In this article and video, Brad Vorrie gives us tips on things to consider when selecting the proper lens for your Vision System.
There are many things to think about when setting up a vision system. The first and most important step is getting a clear image, which can be achieved by using the proper lighting and selecting the proper lens for your camera.
There are many lenses available on the market today, so there are few things you need consider when selecting a lens.
-The first thing to think about is the lens format. You will see something like this on the lens: 1/3, 2/3, 1” and so on. This refers to the aperture size of your camera. The aperture size will correlate to the resolution of your camera. The lens must be at least the same size, if not larger, than the aperture of your camera. Refer to your manufactures spec sheet to get the specific size of your camera’s aperture.
-The next consideration is focal length. Most standard lenses are going to have a fixed focal length. An example of this would be 8mm, 12mm, 16mm, etc. The focal length is generally chosen based off of the required field of view of your camera and the distance your camera can be mounted from your product. Most manufactures have a chart or calculator to assist you in making this decision.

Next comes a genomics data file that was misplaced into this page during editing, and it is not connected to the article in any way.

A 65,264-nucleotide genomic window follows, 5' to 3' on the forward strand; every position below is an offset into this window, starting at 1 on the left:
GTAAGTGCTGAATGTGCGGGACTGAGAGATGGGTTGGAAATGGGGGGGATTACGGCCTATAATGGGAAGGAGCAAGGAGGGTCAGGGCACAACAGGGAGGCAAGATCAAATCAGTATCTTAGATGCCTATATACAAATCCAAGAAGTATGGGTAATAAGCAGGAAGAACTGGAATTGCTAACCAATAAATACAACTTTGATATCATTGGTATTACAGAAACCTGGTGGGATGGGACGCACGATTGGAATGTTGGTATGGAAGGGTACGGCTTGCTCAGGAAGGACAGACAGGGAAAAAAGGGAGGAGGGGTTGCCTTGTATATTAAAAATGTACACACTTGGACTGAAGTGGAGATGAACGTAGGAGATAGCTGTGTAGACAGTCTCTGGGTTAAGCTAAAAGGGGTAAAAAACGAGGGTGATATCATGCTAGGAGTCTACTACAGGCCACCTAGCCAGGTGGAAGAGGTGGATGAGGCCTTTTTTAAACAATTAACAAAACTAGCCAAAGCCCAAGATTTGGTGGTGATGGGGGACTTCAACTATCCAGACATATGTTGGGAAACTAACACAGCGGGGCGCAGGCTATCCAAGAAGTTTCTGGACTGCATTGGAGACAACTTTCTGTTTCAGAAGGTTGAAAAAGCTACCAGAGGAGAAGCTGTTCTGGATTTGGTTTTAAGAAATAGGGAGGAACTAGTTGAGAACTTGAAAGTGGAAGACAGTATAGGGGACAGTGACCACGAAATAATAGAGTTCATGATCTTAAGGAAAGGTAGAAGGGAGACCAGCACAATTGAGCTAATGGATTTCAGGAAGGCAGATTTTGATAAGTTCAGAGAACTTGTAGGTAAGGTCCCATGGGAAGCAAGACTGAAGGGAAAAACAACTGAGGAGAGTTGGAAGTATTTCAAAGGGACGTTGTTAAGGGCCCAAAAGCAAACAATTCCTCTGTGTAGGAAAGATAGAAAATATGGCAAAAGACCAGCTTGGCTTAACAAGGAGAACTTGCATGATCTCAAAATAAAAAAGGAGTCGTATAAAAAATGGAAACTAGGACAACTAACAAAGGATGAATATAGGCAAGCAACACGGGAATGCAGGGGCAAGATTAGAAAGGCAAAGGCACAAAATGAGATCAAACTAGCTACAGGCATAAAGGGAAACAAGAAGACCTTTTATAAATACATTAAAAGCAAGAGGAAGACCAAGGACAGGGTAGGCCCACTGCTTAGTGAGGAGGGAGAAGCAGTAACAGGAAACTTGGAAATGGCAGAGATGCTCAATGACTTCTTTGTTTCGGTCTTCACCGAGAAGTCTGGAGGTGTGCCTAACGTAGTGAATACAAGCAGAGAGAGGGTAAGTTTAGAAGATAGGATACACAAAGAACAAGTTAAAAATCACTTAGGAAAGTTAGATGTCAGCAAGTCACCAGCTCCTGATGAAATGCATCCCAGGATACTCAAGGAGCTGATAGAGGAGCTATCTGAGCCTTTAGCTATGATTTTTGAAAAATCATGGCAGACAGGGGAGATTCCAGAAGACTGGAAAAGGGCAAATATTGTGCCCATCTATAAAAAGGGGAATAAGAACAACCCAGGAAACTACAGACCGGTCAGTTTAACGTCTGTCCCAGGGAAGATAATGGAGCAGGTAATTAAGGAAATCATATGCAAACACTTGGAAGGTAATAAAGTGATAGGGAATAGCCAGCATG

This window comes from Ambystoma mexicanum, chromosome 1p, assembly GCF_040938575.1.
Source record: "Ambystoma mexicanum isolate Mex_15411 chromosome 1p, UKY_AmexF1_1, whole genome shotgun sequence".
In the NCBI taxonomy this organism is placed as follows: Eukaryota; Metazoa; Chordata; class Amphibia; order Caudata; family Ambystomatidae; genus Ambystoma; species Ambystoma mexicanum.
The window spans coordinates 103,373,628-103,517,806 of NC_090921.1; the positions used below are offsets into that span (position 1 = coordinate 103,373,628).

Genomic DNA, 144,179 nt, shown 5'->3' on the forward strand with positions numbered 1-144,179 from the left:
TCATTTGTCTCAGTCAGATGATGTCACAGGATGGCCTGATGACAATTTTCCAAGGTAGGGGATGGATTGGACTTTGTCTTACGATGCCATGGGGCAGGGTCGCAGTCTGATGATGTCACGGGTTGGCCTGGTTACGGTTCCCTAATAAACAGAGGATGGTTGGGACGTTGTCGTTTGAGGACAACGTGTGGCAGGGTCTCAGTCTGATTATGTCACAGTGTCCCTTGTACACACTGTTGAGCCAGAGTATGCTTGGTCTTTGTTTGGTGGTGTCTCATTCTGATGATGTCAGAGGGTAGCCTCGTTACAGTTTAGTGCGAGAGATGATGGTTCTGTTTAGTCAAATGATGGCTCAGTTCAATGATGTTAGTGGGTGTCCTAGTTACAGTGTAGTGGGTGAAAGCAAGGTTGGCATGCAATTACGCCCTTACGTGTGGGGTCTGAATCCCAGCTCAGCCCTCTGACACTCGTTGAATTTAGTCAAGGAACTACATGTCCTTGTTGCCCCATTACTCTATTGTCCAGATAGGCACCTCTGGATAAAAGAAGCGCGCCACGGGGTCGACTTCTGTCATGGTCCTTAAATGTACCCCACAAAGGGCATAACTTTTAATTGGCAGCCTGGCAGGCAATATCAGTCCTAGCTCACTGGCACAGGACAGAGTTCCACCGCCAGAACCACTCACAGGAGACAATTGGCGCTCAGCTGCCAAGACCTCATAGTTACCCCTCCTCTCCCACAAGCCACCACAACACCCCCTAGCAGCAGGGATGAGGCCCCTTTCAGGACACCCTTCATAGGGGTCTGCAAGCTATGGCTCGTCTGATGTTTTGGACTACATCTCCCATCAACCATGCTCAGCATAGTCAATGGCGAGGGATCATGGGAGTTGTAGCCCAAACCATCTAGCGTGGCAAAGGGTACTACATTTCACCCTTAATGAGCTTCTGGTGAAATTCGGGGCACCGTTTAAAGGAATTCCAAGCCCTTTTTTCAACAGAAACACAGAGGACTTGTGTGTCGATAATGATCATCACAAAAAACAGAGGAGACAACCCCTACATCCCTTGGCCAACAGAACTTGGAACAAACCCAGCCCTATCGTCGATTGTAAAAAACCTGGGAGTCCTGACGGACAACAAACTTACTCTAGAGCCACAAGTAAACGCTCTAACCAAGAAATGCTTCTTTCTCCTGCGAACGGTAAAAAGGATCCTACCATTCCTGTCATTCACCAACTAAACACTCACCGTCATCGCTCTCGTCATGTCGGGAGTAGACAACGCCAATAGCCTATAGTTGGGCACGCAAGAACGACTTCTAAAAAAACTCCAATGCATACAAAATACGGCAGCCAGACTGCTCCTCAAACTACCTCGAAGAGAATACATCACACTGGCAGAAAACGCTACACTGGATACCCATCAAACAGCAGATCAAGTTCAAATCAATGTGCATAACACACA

-A few other features you want to make sure are included on your lens are a focal adjustment and an aperture adjustment. The focal adjustment will fine tune your image for optimal clarity and the aperture adjustment will change how much light goes into the camera. Both adjustments should have a lock so they don’t move or vibrate loose.
In general, most standard lenses have a field of view in which the magnification changes the further away from center you move. This results in parallax, also known as perceptive error and will decrease overall accuracy. There is a specialty lens available called a telocentric lens, that compensates for this problem. It has a constant magnification across the entire image making it a great solution for precise measurements and tricky applications.
Learn more about Vision Basics:
Vision Basics Part 2a Lighting Theory
Vision Basics Part 2b Types of Lights
Vision Basics Part 3 Color